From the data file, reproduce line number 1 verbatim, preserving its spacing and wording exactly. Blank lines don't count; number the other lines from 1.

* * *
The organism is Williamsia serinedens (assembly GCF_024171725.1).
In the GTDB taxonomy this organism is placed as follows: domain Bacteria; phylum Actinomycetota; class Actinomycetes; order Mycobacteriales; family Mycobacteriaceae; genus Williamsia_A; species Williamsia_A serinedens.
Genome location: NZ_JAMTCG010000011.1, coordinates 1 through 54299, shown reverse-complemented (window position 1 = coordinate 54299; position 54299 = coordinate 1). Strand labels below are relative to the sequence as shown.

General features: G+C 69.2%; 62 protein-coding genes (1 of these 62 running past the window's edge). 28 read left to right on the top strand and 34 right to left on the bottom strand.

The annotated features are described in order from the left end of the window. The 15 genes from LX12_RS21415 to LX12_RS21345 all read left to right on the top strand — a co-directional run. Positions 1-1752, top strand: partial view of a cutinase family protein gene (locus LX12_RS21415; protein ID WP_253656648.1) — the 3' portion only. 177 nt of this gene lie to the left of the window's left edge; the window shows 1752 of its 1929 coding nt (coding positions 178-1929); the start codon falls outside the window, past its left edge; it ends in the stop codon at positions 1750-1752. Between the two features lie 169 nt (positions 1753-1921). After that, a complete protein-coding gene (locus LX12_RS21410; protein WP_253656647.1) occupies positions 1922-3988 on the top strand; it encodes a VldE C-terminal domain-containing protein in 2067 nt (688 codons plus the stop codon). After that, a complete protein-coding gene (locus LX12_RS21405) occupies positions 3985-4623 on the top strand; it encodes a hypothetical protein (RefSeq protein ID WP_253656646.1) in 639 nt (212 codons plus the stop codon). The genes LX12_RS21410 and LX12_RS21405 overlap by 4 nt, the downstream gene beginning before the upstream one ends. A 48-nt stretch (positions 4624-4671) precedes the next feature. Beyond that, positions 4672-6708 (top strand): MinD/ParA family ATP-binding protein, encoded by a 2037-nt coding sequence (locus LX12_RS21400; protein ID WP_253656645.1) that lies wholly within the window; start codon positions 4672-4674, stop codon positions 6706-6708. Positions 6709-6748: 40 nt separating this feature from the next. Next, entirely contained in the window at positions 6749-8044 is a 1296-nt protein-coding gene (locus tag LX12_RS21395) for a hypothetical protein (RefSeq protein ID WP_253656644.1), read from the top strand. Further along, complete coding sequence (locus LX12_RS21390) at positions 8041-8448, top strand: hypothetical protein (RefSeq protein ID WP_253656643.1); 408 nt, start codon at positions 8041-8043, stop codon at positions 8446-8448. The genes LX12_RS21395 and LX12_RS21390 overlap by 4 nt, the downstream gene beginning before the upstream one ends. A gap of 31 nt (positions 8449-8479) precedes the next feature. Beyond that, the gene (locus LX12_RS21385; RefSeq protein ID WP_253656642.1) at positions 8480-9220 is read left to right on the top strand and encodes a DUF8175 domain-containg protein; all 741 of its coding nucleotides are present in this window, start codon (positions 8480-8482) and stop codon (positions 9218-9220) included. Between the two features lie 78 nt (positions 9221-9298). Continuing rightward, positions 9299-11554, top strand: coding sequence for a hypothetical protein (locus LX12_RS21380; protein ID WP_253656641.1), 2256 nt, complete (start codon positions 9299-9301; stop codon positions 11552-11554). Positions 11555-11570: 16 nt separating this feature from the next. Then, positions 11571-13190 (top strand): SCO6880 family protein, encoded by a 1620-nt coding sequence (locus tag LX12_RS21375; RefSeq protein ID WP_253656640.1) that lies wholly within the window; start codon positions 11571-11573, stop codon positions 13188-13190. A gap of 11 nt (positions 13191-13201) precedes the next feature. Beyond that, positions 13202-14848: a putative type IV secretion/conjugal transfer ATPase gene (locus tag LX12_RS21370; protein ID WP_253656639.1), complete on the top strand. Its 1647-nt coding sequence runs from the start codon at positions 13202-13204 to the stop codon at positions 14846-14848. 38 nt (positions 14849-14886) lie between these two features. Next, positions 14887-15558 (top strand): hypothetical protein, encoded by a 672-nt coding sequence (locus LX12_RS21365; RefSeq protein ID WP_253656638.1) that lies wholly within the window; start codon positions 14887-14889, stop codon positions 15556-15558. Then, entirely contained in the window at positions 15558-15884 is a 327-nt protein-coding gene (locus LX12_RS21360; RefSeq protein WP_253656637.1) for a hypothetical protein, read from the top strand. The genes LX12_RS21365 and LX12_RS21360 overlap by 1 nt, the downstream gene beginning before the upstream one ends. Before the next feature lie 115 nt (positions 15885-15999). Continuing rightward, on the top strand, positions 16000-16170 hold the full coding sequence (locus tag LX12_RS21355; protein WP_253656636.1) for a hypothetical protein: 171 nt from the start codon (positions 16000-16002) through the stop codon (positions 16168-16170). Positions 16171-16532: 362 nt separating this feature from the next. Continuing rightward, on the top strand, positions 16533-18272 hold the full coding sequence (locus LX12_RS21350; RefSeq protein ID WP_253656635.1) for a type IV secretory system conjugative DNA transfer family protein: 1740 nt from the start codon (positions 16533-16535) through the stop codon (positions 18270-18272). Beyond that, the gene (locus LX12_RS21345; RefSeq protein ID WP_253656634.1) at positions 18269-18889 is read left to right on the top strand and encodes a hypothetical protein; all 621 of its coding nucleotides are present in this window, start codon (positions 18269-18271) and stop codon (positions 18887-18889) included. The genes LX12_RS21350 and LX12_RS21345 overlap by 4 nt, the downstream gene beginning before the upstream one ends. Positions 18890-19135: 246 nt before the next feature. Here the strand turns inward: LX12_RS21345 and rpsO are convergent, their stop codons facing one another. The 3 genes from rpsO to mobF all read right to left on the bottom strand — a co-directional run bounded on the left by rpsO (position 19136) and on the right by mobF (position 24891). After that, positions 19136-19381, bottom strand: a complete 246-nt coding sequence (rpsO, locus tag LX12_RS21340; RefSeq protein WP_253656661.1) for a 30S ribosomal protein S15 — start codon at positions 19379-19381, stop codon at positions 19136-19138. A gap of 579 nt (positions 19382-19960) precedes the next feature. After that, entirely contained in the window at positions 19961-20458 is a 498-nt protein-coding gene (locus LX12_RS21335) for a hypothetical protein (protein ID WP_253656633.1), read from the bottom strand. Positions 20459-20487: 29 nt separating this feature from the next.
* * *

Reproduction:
The organism is Williamsia serinedens (assembly GCF_024171725.1).